There are more than a few ways to interpret Speaker of the House Paul Ryan’s announcement this morning that he will not seek re-election during the 2018 midterms, vacating the Wisconsin House seat he has comfortably held since 1998.
It’s possible that when Ryan says that he’s stepping down because he wants to spend more time with his teenage children, as he claimed in his retirement announcement, he means it. But then again, 90 percent of all teenagers are nightmares, and I find it hard to believe that Paul Ryan would walk away from his goal of using the government to make Atlas Shrugged real just because he genuinely wants to take his rowdy teenage sons squirrel hunting in the Wisconsin wilderness (or whatever).
It’s also possible that Ryan is stepping down because he's not exactly on the same page as Donald Trump — who, to be fair, has treated him with the utmost disdain. Ryan doesn’t seem like a fan of his, either, and he could be making a calculated decision to sacrifice his power for the greater good. Not having to rely on the votes of Trump supporters would make it that much easier to speak out against the President, and even lead impeachment proceedings against him if things in Trumpland go even worse than they’re already going.
The idea that Ryan might be getting himself out of the paint so that he can #RESIST Trump might seem more plausible if Ryan had demonstrated any history of political backbone or even a vague sense that he ought to put the good of the nation over the continued primacy of the Republican party. The thing is, he’s not alone: Ryan’s Republican colleague Dennis Ross also announced he’d be stepping down this morning. Ryan and Ross now join a number of Republicans in the House and Senate who have declined to run in the 2018 midterms — most prominently among them Trey Gowdy of South Carolina and Darrell Issa of California in the House, and a slate of retiring Senators including Tennessee’s Bob Corker, Arizona’s Jeff Flake, and Utah’s Orrin Hatch (who’ll most likely be replaced by Mitt Romney or one of these goofballs).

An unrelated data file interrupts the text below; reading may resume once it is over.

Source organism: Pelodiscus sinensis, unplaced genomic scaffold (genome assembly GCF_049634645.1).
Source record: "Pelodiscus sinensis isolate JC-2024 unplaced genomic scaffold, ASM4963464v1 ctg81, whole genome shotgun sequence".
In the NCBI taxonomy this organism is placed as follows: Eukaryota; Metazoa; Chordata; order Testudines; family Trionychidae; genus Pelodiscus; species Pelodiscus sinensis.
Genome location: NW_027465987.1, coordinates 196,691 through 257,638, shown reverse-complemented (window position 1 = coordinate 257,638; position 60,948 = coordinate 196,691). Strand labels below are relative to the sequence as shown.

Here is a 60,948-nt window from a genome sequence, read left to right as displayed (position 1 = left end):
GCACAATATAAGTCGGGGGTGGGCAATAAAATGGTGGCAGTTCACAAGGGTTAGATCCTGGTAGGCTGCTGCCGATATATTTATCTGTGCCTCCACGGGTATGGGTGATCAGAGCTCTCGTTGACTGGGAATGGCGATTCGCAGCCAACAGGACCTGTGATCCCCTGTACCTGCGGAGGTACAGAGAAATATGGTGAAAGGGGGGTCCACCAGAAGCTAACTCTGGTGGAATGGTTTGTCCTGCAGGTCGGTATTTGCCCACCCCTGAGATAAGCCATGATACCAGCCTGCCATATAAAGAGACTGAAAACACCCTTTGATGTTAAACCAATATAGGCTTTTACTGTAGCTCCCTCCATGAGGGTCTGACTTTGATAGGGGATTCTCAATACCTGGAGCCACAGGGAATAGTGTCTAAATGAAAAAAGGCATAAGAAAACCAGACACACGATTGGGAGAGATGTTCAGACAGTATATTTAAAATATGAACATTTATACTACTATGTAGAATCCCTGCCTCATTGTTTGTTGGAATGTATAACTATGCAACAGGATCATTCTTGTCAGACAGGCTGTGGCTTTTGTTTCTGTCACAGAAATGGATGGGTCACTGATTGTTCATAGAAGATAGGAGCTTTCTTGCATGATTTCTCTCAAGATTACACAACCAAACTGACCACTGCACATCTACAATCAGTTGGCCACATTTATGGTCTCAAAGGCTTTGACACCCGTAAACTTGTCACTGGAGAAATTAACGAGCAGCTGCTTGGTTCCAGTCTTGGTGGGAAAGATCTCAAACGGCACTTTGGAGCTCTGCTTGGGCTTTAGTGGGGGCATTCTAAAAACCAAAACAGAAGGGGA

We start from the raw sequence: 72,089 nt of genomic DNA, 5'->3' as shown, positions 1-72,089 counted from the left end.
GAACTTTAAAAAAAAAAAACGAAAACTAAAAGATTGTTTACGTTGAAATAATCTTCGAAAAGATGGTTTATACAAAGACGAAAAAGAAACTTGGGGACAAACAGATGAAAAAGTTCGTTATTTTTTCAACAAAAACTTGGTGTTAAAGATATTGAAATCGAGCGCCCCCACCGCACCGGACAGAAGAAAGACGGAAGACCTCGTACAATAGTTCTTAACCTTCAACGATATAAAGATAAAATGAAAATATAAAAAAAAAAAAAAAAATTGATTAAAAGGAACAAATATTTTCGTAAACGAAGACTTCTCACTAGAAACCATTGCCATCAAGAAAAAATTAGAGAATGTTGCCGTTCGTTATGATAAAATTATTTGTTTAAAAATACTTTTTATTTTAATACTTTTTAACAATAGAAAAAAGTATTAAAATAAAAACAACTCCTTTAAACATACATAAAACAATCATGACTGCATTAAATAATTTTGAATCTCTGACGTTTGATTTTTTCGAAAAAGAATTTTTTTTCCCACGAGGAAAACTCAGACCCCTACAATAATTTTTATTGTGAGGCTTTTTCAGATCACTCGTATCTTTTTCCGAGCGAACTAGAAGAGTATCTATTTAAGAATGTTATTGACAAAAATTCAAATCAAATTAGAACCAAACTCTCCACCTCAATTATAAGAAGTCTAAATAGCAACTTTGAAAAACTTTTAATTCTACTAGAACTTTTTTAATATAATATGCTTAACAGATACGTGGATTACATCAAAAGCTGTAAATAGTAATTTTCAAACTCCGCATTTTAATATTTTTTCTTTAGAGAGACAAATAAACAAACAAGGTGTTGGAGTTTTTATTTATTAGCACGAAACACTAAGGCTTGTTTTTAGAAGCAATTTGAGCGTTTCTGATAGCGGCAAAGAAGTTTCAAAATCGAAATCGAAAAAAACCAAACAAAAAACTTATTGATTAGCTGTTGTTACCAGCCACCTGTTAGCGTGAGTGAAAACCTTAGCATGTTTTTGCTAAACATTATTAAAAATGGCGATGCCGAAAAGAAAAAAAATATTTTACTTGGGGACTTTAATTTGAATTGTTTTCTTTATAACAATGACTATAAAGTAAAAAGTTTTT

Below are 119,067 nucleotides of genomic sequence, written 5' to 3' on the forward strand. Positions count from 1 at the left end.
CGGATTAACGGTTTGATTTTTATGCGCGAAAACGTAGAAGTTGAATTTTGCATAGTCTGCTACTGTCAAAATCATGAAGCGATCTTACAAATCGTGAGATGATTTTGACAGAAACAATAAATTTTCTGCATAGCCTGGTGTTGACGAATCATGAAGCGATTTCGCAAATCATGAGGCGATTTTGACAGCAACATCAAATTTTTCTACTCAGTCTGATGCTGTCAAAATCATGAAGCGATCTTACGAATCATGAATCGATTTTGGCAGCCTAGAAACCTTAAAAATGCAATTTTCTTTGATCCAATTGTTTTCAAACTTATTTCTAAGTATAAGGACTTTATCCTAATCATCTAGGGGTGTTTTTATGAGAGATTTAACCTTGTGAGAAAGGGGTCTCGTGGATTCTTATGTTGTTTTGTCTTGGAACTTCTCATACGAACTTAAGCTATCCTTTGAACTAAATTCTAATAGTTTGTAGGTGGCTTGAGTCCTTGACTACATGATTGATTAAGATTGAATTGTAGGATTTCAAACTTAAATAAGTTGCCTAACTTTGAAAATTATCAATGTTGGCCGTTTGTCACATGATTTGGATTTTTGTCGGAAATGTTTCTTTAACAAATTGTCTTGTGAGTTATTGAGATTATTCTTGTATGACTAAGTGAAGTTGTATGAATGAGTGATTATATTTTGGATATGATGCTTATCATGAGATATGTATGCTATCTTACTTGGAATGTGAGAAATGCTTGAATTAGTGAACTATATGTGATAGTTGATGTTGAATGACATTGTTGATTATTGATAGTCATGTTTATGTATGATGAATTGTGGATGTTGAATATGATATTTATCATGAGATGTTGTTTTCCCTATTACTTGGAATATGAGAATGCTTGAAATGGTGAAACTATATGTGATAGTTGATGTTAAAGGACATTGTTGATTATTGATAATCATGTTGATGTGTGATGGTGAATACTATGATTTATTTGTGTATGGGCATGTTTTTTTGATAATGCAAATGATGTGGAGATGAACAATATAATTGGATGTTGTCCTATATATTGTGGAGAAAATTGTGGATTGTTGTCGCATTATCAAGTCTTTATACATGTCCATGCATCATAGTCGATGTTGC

In total, 27 Republican members of the House are retiring, while 13 are seeking higher office, leaving 40 House seats up for grabs — substantially more than the 24 seats the Democrats need to flip in order to obtain a majority in the House.
“Some of you wonder why I can’t do the normal politician thing, which is to run and then retire after the election,” Ryan said in his announcement, adding, “That is what I am told is the politically shrewd thing to do.” And while it’s true that Ryan hasn’t lost an election since 1998, this is a bit of misdirection on his part — his statement presupposes that if he ran again, he’d automatically be re-elected. This isn’t necessarily the case: His Democratic challenger was to be Randy Bryce, a mustachioed first-time candidate and ironworkers’ union organizer who, thanks in part to a viral campaign video has raised a total of $4.75 million — an unheard-of total for a candidate in Bryce’s position, and the type of money that could help him actually topple Ryan in today’s political climate. Retiring before the election spares him the potential humiliation of going down in history as the Speaker of the House who lost his Congressional seat to a blue-collar newcomer.
In Ryan’s absence, it seems that Bryce will now face fellow political novice Paul Nehlen, who the New York Times notes is “an avowed anti-Semite” who has “[earned] a national following among white supremacists.” In actuality, this is too soft a characterization — Nehlen has described himself as “pro-white” and has appeared on David Duke’s radio show as well as a podcast called “Fash the Nation,” and was banned from Twitter after posting a picture of Meghan Markle in blackface. All of this is to say that you do not have to be statistical wizard Nate Silver of FiveThirtyEight to successfully predict that Randy Bryce is going to beat Paul Nehlen this fall.
The way things are shaping up, it won’t just be the Democrats with cool mustaches and organized labor bona fides beating horrifyingly racist Republicans in House races, however. Speaking of Silver, he recently pointed out that Democrats have gained ground in every post-Trump special election — including the ones they lost — and that given a historical tendency for midterms to favor the party opposite the President, it’s possible that this “Democratic overperformance” will “turn a challenging year for Republicans into a catastrophic one.”
Paul Ryan is many things, but he is not a completely clueless idiot. Just like the rest of us, it’s very likely that sees the writing on the wall — that people aren’t happy with how the Republicans have used their absolute majority over the House, Senate, and Presidency, and that this fall, there’s a strong chance they’re going to take out their frustrations on House Republicans. The fact that Ryan and so many of his colleagues aren’t seeking re-election might spare them the embarrassment of being voted out of office by pissed-off constituents, but it still shows that they know they need to be held accountable at the ballot box — even if they don’t want to be around when it happens.